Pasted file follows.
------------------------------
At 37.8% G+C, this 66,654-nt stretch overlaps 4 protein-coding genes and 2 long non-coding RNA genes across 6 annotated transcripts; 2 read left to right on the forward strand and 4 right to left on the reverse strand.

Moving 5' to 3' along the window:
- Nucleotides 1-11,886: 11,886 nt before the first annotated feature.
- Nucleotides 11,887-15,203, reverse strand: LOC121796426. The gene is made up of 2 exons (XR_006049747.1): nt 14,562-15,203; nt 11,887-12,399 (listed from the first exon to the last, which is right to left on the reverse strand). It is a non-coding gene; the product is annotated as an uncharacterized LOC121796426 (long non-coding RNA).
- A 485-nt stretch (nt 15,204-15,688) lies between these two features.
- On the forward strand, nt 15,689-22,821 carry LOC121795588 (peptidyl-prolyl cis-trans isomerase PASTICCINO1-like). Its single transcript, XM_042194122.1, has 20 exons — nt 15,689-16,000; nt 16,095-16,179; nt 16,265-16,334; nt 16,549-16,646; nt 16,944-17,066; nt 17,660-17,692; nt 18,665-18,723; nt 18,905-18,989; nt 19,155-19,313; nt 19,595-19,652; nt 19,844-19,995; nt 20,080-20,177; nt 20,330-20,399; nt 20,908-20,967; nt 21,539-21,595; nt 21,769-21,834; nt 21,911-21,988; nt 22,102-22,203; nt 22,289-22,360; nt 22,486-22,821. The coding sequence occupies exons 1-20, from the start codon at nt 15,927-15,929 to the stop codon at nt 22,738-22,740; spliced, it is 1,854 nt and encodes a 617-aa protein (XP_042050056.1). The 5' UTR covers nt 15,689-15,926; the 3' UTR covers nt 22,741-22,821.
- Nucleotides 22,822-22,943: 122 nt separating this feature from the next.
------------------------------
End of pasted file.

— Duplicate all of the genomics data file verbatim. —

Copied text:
At 37.8% G+C, this 66,654-nt stretch overlaps 4 protein-coding genes and 2 long non-coding RNA genes across 6 annotated transcripts; 2 read left to right on the forward strand and 4 right to left on the reverse strand.

Moving 5' to 3' along the window:
- Nucleotides 1-11,886: 11,886 nt before the first annotated feature.
- Nucleotides 11,887-15,203, reverse strand: LOC121796426. The gene is made up of 2 exons (XR_006049747.1): nt 14,562-15,203; nt 11,887-12,399 (listed from the first exon to the last, which is right to left on the reverse strand). It is a non-coding gene; the product is annotated as an uncharacterized LOC121796426 (long non-coding RNA).
- A 485-nt stretch (nt 15,204-15,688) lies between these two features.
- On the forward strand, nt 15,689-22,821 carry LOC121795588 (peptidyl-prolyl cis-trans isomerase PASTICCINO1-like). Its single transcript, XM_042194122.1, has 20 exons — nt 15,689-16,000; nt 16,095-16,179; nt 16,265-16,334; nt 16,549-16,646; nt 16,944-17,066; nt 17,660-17,692; nt 18,665-18,723; nt 18,905-18,989; nt 19,155-19,313; nt 19,595-19,652; nt 19,844-19,995; nt 20,080-20,177; nt 20,330-20,399; nt 20,908-20,967; nt 21,539-21,595; nt 21,769-21,834; nt 21,911-21,988; nt 22,102-22,203; nt 22,289-22,360; nt 22,486-22,821. The coding sequence occupies exons 1-20, from the start codon at nt 15,927-15,929 to the stop codon at nt 22,738-22,740; spliced, it is 1,854 nt and encodes a 617-aa protein (XP_042050056.1). The 5' UTR covers nt 15,689-15,926; the 3' UTR covers nt 22,741-22,821.
- Nucleotides 22,822-22,943: 122 nt separating this feature from the next.